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Permanent Outsiders

by Darryl Spencer

November 5,2006

Few topics recur in local headlines more than “illegal immigration” and the failures of “these people” to “fit in,” to learn our drinking-and-driving laws, even to avoid deportation when it threatens their children born here. Who is responsible for the permanent-outsider status of these immigrants?

In a college class this fall, I was helping students find research subjects for persuasive papers. An Asian-American student asked, “Why are we discriminated against? Why is one immigrant group allowed ‘official’ use of their language? We’ve been here for centuries, but we always knew that we had to learn ‘the American language.’ Now call any office and you’re asked whether you want Spanish or English. When did the rules change?”

How did we become a nation of two “official” languages that ignores the hundreds of other languages of our immigrants?

For years I taught English as a second language (ESL). I began in Oregon with students from up to ten linguistic backgrounds per class. No translation was allowed. We attempted “total immersion” because that’s how we learn our mother tongues.

In ESL classes, students learn first to speak, later to read, and finally to write. I have personal successes: a Russian man who arrived knowing some English and is now a full professor and my colleague; and a young Pole who showed up at an ESL class at the Jewish Community Center in Charleston, SC in 1992 with two years of technical college and knowing twenty words of English.

Ireneuscz was 22 and had a three-month tourist visa, but he intended to immigrate. He made it to Chicago because a sympathetic U.S. consul in Cracow was issuing visas; Ireneuscz’s father borrowed money from friends and two days later Ireneuscz flew to Chicago, where he soon found work as a floor cleaner—and thus became illegal—and was bused to S.C., along with other Eastern Europeans who wanted to save money, return to their homelands and start businesses. The Polish guy wanted to stay here. Through a time-honored process (did you see Green Card?) and with luck, and friends, he moved to an Eastern Seaboard city, found a job with a sympathetic couple who paid his taxes and made him legal. He graduated from MIT—after eight years in the US—with honors in physics, mathematics, and computer science and has an excellent job in software engineering.

But people like Ireneuscz have a much tougher trek getting here than those who walk across borders, if not in terms of physical or mortal danger. The Central Americans get here so easily because (1) they can and (2) American industries want them and (3) our government “fails” to keep them out. These industries include Charlotte builders, restaurants, hotels (who desperately need them, they admit), so our government encourages their migration northward—and their avoidance of immigration laws—to allow these illegals to pick our fruits and vegetables and to keep the homes and yards and children of Ballantyne and Quail Hollow well cared for. They don’t often learn English, or get OSHA protection, or advance into our universities. And they don’t take white-collar jobs away from us.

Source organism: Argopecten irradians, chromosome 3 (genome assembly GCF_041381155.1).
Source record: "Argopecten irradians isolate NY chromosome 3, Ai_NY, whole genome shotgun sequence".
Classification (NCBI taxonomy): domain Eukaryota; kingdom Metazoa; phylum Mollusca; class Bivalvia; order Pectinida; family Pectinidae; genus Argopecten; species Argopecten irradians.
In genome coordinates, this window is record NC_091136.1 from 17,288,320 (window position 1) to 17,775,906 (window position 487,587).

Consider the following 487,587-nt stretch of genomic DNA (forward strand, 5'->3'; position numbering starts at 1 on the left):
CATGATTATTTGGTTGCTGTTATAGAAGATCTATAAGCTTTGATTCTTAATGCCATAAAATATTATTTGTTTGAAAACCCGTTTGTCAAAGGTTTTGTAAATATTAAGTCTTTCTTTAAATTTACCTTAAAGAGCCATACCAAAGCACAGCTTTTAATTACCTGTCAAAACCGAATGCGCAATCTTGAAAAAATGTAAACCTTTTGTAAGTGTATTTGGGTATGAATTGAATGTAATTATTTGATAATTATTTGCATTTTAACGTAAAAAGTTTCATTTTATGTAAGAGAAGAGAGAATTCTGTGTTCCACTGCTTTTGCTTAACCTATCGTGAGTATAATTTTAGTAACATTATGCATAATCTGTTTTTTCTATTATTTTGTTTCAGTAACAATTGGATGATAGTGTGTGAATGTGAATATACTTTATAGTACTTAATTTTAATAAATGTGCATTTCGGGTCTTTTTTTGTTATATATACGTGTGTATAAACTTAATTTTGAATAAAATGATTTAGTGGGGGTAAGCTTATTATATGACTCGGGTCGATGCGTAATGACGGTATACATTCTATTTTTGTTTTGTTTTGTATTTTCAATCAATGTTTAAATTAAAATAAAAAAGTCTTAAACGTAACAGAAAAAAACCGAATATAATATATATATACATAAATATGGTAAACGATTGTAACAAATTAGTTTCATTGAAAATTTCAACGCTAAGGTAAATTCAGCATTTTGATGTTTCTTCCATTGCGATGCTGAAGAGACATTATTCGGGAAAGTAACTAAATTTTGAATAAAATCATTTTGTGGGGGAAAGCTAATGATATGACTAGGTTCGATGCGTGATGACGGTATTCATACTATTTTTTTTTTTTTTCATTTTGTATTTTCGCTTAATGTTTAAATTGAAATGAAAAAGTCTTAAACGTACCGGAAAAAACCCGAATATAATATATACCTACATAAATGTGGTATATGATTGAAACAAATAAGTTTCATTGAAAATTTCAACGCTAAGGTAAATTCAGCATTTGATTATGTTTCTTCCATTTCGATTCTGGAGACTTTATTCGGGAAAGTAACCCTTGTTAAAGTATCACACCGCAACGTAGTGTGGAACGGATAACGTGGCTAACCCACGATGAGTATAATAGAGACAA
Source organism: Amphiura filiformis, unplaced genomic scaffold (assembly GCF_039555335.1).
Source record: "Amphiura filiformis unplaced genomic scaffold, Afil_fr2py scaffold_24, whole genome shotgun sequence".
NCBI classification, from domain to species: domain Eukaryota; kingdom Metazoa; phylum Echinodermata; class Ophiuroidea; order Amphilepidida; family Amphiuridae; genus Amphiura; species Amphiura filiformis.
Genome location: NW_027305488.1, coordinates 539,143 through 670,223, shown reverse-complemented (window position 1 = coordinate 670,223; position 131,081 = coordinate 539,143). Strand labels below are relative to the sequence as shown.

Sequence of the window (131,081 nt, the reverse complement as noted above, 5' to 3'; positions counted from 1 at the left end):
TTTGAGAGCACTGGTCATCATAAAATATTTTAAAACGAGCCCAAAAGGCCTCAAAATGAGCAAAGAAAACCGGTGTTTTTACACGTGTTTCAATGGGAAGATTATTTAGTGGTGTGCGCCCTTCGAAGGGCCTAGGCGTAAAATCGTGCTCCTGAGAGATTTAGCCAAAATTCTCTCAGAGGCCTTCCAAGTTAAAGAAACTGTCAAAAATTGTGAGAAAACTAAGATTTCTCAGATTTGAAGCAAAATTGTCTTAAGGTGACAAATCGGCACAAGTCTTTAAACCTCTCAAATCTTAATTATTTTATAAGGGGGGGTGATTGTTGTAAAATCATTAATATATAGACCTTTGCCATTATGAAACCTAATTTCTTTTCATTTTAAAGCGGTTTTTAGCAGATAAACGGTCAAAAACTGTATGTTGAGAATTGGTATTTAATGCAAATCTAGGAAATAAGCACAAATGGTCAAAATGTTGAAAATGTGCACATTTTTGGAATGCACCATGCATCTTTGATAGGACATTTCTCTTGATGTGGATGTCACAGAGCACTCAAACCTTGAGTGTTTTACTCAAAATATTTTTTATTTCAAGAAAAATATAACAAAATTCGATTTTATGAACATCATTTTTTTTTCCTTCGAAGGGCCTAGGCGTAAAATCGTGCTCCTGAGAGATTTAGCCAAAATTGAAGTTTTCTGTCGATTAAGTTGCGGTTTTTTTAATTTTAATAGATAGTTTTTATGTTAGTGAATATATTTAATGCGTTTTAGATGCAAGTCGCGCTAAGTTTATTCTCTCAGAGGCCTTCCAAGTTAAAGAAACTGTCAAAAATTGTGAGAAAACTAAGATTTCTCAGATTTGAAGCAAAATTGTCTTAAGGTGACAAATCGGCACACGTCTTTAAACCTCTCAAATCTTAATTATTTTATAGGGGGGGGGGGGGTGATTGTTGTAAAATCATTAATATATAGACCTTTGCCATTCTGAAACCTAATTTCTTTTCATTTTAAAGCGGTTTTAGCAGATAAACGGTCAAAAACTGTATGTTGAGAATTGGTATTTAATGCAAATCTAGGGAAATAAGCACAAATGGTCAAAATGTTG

Yet Asians do take jobs from our computer engineers and staff our hospitals—for salaries far lower than Americans expect. My small home town in desperately poor Appalachia has more Subcontinental-born doctors than native ones. Local people may have difficulty with the immigrants’ accents, but they’re grateful to have these doctors. U.S.-trained doctors won’t work there.

Twenty-five years ago I got an MA specifically to teach ESL. But in spite of our vastly increased need for ESL instruction, paying jobs for qualified ESL instructors are increasingly hard to come by. Volunteer positions abound. Few of these teachers know what they’re doing. They’re expected to speak Spanish. Largely uneducated immigrants—the ones who’ve walked or been driven here—are left thinking they “just need some vocabulary,” not proficiency. Many never rise above their first jobs. After all, if the U.S. were interested in adding them to our historic melting pot—immigrants who quickly learned English, like my maternal German ancestors—good ESL instruction would be provided, wouldn’t it? And we thought indentured servitude ended in the late 19th century.

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